School, community, home : usuing architecture and urban design in creating an integrated learning environment
Author(s)Farrell, Stephanie C. (Stephanie Cahill)
Using architecture and urban design in creating an integrated learning environment
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This thesis tests the assertion that the design of the physical environment plays a role in the effective integration of school and community. The design of most existing urban schools fails to recognize the integral role communities play in their children's education. Most schools are insular, turning their back physically and programmatically on the adjacent neighborhood. The identities of the community and its children are seemingly negated. Almost unintentionally, the design of such institutions mirrors the dislocation of the urban poor from mainstream society. To be effective, the formal (school) and informal (family and community life) components of a child's education must act symbiotically. Continuity among the educational systems of many inner-city children, however is often foiled by the socioeconomic and cultural differences between parents and teachers, administrators and community members. The disparities between school and community are further complicated in the condition of extreme urban poverty. Schools, often run by middle class outsiders, stand as physical manifestations of a system ill-equipped to recognize and facilitate the unique needs of urban communities and their children. The complete educational system, therefore, falls victim to stereotypes and a lack of understanding between educators and the community. At present, educational reform efforts are directed toward establishing meaningful communication between these diverse, and often adversarial, components of a child's education. Programmatic initiatives alone, however, will not be enough. While successful as social programs, these strategies fail to address the influence of the physical environment. This thesis explores the role urban design and architecture can play in redefining the interaction among schools, families and communities th rough the redesign of the destitute West Baltimore community of Poppleton. The (public) school becomes the new neighborhood center. This learning center should not only meet the traditional educational needs of children, but also serve as a vehicle for the physical and programmatic reintegration of family and community members into the pedagogical process.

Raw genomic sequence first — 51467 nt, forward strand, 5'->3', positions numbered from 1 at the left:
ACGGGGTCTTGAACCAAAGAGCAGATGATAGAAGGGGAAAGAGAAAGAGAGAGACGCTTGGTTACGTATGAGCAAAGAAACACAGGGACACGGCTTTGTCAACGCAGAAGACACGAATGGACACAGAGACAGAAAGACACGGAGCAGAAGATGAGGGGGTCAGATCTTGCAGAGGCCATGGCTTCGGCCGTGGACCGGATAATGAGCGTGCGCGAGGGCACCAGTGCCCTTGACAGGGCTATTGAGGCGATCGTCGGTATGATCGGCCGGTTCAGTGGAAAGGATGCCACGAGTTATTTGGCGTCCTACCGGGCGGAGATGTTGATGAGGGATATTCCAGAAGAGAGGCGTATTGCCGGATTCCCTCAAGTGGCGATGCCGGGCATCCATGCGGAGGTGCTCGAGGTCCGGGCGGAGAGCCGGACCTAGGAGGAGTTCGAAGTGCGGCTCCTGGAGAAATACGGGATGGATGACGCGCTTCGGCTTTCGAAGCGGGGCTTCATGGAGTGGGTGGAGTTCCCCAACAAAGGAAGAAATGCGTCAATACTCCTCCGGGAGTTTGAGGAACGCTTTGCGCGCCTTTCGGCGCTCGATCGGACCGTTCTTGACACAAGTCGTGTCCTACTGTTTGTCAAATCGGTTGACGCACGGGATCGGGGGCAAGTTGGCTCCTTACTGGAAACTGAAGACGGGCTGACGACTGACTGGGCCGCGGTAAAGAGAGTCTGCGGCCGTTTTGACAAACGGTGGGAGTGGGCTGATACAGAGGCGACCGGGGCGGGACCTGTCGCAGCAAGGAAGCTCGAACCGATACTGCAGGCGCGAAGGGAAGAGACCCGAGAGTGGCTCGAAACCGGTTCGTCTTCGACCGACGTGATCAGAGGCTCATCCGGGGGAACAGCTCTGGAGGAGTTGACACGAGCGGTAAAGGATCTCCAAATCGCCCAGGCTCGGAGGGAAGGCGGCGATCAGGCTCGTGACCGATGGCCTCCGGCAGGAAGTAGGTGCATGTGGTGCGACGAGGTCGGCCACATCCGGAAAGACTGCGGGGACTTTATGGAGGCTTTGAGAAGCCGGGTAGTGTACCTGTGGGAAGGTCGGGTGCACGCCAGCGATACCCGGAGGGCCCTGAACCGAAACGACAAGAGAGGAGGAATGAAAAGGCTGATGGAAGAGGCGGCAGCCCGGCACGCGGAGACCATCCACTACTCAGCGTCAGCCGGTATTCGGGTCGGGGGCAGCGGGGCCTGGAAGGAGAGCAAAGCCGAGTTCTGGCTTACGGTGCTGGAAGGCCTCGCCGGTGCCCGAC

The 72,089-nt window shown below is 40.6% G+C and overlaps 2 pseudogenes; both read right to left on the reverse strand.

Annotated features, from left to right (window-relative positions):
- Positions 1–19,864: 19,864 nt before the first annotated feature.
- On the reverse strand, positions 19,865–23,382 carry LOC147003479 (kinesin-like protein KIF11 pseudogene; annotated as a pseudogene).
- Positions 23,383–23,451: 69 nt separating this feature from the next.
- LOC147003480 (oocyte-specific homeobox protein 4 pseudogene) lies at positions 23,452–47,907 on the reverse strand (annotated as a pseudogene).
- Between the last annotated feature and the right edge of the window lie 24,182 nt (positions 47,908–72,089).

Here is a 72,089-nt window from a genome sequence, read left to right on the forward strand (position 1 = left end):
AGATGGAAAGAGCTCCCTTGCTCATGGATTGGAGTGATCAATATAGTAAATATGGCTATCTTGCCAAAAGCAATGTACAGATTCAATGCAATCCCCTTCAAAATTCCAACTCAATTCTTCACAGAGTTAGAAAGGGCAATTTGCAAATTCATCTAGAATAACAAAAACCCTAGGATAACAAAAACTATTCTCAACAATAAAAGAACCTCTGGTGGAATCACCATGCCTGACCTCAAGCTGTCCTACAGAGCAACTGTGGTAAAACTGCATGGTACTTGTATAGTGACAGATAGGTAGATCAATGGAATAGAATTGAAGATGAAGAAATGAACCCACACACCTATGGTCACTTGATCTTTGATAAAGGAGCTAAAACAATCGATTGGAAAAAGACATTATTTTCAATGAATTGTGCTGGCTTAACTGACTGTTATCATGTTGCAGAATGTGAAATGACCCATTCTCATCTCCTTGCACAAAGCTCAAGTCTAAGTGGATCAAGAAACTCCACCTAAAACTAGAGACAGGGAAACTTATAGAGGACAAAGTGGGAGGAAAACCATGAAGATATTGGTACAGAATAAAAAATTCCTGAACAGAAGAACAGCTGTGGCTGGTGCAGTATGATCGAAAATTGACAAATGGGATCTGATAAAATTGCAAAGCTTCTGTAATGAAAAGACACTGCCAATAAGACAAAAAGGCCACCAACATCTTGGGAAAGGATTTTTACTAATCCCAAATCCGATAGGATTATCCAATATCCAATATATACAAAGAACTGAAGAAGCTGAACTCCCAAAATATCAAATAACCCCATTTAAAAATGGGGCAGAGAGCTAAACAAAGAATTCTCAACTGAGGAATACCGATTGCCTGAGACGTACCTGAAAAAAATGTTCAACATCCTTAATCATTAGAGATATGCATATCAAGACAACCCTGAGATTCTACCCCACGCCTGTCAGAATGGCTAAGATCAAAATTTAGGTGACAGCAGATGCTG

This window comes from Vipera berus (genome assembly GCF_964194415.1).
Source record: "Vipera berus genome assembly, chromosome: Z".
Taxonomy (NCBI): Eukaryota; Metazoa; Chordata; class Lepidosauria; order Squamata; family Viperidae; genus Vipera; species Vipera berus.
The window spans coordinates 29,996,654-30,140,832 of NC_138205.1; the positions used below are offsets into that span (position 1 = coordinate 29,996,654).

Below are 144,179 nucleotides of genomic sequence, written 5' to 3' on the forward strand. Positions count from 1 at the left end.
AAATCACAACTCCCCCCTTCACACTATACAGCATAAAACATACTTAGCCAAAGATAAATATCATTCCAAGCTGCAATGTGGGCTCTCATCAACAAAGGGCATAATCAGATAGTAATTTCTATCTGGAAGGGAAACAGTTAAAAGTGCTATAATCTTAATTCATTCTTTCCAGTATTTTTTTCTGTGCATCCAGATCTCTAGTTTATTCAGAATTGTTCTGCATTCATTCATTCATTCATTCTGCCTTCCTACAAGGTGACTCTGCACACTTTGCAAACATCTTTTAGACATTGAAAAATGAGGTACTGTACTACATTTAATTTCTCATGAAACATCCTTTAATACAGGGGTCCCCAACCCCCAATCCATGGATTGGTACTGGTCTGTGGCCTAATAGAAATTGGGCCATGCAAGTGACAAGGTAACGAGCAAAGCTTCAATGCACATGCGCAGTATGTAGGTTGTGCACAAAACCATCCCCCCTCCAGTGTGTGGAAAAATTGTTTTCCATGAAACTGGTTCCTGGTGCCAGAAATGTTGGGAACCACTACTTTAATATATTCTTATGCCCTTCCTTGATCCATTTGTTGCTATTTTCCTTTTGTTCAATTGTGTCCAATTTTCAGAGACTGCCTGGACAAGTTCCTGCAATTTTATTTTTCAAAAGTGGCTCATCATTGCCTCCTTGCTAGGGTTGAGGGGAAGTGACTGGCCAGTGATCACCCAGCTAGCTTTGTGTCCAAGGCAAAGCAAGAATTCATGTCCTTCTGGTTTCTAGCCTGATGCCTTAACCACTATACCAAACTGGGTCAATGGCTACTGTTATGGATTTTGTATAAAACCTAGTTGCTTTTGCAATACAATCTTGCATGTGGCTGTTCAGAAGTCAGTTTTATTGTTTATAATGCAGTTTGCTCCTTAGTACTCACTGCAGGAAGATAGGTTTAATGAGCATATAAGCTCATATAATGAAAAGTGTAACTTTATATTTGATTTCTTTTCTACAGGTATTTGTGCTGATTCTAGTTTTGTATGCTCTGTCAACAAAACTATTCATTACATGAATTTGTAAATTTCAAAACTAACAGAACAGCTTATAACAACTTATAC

Thesis (M.S.)--Massachusetts Institute of Technology, Dept. of Architecture, 1997.Includes bibliographical references (p. 70-71).
DepartmentMassachusetts Institute of Technology. Dept. of Architecture
Massachusetts Institute of Technology